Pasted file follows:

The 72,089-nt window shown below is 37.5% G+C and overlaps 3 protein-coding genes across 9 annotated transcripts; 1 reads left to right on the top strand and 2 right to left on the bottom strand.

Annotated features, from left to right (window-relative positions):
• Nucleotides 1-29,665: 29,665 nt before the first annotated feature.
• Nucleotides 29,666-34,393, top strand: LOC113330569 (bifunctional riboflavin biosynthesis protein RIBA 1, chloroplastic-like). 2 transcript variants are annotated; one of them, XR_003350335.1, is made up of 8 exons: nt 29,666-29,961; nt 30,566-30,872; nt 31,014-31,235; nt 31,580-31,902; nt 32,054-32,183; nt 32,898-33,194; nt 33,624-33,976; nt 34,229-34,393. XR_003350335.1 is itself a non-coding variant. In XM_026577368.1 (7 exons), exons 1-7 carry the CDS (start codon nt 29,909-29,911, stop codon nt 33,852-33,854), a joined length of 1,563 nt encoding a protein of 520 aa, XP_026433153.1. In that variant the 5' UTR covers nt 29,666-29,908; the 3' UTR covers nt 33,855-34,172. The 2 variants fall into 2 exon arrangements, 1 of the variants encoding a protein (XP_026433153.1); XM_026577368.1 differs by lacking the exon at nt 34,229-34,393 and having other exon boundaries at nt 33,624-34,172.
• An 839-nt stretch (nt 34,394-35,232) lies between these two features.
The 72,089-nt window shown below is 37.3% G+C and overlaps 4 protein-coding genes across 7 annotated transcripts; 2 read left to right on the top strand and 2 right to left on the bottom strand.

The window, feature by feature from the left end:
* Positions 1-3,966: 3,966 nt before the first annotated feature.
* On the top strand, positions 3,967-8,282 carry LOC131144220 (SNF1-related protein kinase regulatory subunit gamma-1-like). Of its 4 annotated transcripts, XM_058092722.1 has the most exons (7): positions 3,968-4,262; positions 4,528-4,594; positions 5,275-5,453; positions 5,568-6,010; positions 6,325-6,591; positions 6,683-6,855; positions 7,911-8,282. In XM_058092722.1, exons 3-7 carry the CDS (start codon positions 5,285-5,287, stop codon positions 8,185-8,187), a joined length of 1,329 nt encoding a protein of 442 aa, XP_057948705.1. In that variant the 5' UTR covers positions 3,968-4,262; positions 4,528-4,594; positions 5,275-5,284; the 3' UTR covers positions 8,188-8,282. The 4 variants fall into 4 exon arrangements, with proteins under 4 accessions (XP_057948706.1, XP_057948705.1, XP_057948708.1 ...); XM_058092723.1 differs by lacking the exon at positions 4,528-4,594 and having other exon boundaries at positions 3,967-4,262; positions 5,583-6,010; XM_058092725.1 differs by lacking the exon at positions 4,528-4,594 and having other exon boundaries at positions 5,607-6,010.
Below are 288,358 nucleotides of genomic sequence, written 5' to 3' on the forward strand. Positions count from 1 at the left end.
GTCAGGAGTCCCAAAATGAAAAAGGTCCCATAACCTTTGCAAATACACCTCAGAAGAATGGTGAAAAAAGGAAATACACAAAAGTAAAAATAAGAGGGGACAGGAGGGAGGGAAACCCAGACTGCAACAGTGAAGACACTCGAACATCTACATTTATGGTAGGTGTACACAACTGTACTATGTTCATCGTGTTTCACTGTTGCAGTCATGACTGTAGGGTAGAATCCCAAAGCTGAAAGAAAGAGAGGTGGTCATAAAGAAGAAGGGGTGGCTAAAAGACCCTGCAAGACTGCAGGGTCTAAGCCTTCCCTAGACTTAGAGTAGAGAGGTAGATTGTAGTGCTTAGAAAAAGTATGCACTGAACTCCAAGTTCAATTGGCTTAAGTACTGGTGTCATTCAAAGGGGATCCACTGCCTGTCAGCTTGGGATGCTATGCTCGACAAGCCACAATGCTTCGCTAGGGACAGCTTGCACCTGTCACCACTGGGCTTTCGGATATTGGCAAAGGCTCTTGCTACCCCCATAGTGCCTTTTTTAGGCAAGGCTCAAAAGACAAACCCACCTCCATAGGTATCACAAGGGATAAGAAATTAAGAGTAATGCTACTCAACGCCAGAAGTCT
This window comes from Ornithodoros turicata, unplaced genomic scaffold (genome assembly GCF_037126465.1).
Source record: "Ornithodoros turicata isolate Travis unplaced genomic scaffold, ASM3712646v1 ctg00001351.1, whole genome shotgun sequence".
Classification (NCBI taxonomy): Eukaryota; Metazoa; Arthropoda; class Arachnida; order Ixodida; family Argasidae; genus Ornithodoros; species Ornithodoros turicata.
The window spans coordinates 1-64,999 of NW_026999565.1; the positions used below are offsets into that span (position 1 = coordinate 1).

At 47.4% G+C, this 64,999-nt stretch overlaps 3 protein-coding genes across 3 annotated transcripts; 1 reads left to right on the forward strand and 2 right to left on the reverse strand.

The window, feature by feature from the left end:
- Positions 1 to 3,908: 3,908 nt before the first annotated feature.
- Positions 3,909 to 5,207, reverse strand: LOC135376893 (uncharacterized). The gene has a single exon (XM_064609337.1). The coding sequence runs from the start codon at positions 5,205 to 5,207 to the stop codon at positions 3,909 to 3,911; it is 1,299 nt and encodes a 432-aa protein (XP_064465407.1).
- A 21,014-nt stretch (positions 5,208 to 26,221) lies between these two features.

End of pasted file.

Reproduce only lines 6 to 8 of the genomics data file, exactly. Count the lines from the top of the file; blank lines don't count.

The 72,089-nt window shown below is 37.3% G+C and overlaps 4 protein-coding genes across 7 annotated transcripts; 2 read left to right on the top strand and 2 right to left on the bottom strand.

The window, feature by feature from the left end:
* Positions 1-3,966: 3,966 nt before the first annotated feature.